We don't negotiate with terrorists!"
These are the words of the villain Kaufman, played by Dennis Hopper, in George A. Romero's Land of the Dead. He's a capitalist-fascist who protects the richest of the rich in a high-rise city tower in a world gone to the zombies.
And what do we make of such lines here in Movie Analogies 101, class?
Knowing what we do about Romero's movies - that Night of the Living Dead was a Vietnam-America allegory, that Dawn of the Dead was a ghoulish satire of consumerism - well, we might just think Land of the Dead is about George W. Bush's Patriot Act America.
Romero may have lost something off his scare-us-and-gross-us-out fastball. But he's still sending messages. Or trying to.
Years after the graveyards emptied, the living have huddled into their citadels, with the fat cats tucked into gated towers within them, immune to the human catastrophe outside. The Living Dead - zombies risen from the grave, eating human flesh - are freak-show attractions, "stenchies" they're called, hung up for target practice, hated and underestimated.
But the Dead are forming their own union.
So this time, we're rooting for them?
That's the easy choice, because the living cast is pretty zombified itself. Simon Baker doesn't show us much as the commando who starts to develop sympathy for the flesh-eating freaks who stalk him and his team of grocery-store looters. Riding around in their impregnable semi, they hit the small towns where the dead first returned to "life" and empty out the supermarkets and liquor stores to supply their island city. The reckless Cholo, played by John Leguizamo as ham on the hoof, is making his own separate deals with Kaufman.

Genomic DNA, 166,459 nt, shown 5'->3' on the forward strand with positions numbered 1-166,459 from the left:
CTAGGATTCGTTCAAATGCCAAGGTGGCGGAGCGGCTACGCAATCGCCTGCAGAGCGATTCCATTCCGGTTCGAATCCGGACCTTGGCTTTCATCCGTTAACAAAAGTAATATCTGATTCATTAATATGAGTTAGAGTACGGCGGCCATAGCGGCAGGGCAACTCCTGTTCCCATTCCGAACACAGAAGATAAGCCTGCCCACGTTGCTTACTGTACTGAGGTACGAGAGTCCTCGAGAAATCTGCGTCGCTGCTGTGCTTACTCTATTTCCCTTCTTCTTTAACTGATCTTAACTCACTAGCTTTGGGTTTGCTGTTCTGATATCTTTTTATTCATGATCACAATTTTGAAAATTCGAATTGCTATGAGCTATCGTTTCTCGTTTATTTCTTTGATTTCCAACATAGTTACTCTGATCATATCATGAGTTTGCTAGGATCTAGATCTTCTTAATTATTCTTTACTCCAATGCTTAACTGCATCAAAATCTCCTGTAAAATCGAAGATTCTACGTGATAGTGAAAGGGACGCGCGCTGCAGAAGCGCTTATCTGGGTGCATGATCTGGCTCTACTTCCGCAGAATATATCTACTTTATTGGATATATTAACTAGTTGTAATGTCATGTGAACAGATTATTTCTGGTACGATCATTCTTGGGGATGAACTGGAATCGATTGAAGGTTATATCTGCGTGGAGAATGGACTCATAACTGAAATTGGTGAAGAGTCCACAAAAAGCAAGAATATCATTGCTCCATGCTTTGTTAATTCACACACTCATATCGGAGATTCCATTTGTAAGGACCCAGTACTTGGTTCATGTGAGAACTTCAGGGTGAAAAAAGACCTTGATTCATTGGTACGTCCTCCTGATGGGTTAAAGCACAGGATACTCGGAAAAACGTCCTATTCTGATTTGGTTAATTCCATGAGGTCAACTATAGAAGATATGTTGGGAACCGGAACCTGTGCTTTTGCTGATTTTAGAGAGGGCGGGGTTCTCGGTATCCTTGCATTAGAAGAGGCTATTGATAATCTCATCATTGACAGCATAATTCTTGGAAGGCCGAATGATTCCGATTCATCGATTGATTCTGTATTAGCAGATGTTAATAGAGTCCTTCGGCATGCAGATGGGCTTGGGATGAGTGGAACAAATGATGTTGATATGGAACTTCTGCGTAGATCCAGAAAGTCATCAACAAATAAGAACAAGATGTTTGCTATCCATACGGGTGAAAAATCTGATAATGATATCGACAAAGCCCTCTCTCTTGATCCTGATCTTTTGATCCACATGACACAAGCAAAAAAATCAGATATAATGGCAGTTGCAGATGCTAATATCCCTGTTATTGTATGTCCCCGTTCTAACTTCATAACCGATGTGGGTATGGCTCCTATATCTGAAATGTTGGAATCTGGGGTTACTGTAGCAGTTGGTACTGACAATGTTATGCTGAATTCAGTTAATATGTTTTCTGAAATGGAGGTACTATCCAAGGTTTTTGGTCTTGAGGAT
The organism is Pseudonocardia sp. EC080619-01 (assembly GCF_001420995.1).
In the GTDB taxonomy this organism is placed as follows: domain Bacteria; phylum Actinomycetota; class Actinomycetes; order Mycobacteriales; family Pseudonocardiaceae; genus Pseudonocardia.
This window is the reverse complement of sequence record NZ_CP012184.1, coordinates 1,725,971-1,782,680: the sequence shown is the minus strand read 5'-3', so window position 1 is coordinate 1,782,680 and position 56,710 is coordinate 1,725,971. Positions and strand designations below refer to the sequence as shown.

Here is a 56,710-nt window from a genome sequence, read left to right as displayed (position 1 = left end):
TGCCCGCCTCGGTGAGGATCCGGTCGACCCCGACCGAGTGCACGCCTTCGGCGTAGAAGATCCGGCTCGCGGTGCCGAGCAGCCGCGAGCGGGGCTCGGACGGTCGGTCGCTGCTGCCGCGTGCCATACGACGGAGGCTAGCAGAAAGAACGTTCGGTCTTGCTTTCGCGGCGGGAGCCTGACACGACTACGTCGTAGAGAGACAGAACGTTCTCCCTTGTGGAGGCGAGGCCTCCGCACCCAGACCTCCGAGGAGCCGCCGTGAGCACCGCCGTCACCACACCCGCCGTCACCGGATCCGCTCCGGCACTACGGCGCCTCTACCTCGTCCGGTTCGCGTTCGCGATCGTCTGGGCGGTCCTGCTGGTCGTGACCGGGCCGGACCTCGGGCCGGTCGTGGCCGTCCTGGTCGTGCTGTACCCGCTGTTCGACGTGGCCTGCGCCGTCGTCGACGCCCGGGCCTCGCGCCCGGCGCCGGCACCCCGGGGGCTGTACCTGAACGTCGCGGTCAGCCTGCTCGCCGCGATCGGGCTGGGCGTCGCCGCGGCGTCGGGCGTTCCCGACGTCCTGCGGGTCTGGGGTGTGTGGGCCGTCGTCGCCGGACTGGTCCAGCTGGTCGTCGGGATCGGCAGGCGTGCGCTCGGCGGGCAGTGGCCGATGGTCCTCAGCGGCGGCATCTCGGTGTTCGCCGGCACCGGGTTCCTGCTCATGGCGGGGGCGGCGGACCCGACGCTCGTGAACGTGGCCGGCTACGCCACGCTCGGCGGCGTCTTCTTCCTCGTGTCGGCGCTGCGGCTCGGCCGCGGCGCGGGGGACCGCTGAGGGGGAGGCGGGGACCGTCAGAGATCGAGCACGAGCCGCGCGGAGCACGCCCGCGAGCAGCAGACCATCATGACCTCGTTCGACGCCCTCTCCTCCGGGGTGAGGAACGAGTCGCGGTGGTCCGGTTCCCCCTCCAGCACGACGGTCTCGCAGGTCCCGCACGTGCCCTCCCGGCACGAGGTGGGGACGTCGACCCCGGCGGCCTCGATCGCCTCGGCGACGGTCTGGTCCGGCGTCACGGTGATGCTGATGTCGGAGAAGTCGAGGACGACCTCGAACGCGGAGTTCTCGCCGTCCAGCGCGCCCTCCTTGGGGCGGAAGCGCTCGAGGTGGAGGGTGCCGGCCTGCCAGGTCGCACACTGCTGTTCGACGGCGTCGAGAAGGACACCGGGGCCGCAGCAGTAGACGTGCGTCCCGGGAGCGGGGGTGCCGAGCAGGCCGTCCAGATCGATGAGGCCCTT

Meanwhile, the Dead are learning. And once they figure out how to work those automatic weapon thingies, or learn that zombies don't need to hold their breath underwater ... well, no man is an island.
It's pretty hard to work up much of a fright over the grisly sight of extras in heavy makeup gnawing on what look like brains, intestines and femurs. Shaun of the Dead spoofed that spookiness right out of us. And that Omega Man angle, the last folks on Earth huddled to survive and procreate? 28 Days Later got to it two years ago.
The metaphor - a society that doesn't recognize the evil it is doing may be getting its comeuppance - would have been a cool subtext in a better movie. But this Dead doesn't jolt, shock, scare or amuse. It just staggers along - very slowly.
With too many dinner breaks.
The Orlando Sentinel is a Tribune Publishing newspaper.
Land of the Dead
Starring Simon Baker, Dennis Hopper, Asia Argento, John Leguizamo
Directed by George A. Romero
Released by Universal Pictures
Rated R (violence and gore, language, brief sexuality and some drug use)
Time 94 minutes
SUN SCORE * 1/2 (1 1/2 STARS)